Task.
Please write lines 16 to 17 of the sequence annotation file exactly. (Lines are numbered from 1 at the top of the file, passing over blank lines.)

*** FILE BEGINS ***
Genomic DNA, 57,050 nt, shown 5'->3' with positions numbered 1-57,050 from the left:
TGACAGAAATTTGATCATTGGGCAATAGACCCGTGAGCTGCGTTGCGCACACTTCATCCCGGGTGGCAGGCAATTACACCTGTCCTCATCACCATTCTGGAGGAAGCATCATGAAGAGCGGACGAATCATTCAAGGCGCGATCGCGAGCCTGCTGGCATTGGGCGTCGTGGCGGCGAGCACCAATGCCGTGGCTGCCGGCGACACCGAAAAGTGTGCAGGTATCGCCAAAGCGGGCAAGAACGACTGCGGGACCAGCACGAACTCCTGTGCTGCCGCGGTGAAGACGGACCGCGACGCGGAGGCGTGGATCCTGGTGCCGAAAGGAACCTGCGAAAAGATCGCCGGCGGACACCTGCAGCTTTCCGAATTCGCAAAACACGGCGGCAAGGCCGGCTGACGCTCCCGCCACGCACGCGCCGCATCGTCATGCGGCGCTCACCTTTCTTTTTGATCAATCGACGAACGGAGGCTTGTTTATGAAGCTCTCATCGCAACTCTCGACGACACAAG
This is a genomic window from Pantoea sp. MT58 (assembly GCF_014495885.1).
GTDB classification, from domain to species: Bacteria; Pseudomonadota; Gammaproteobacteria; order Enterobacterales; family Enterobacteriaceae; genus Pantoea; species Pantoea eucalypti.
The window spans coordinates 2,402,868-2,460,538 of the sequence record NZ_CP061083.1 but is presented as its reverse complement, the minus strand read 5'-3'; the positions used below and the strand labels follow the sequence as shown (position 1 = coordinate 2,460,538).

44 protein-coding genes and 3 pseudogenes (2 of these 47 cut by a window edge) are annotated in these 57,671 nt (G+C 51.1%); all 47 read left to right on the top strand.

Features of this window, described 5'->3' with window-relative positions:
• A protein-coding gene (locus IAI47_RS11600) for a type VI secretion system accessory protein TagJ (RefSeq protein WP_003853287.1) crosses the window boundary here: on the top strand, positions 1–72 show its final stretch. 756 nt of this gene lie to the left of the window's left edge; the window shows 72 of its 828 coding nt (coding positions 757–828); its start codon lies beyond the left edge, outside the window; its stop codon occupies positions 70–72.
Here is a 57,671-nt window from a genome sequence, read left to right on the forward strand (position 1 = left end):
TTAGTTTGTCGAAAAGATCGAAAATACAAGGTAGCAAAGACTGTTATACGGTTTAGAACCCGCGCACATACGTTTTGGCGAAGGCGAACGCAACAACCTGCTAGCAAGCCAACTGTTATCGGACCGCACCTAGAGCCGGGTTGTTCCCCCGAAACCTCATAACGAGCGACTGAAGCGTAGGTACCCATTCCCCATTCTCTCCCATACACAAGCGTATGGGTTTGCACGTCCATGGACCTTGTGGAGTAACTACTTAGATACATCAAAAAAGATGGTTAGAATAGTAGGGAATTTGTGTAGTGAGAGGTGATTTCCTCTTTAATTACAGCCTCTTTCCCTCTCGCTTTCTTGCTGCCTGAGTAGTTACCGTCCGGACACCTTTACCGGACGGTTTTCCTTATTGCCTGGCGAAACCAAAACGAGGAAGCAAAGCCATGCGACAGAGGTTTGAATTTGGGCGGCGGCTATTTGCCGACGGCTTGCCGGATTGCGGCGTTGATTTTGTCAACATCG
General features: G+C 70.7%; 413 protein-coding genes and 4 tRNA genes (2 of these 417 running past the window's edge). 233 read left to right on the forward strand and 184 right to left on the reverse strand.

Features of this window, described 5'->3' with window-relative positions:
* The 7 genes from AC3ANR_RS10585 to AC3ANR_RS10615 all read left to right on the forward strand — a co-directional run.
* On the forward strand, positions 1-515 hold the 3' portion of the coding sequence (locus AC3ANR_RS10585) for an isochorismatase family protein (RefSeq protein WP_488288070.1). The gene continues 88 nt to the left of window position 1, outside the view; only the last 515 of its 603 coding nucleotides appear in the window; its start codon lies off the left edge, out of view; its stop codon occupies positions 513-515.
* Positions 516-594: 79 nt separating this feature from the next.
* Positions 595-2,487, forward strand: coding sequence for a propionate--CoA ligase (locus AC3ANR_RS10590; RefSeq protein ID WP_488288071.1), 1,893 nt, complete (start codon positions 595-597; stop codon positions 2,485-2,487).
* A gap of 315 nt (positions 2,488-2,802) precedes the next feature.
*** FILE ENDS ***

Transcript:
* Positions 595-2,487, forward strand: coding sequence for a propionate--CoA ligase (locus AC3ANR_RS10590; RefSeq protein ID WP_488288071.1), 1,893 nt, complete (start codon positions 595-597; stop codon positions 2,485-2,487).
* A gap of 315 nt (positions 2,488-2,802) precedes the next feature.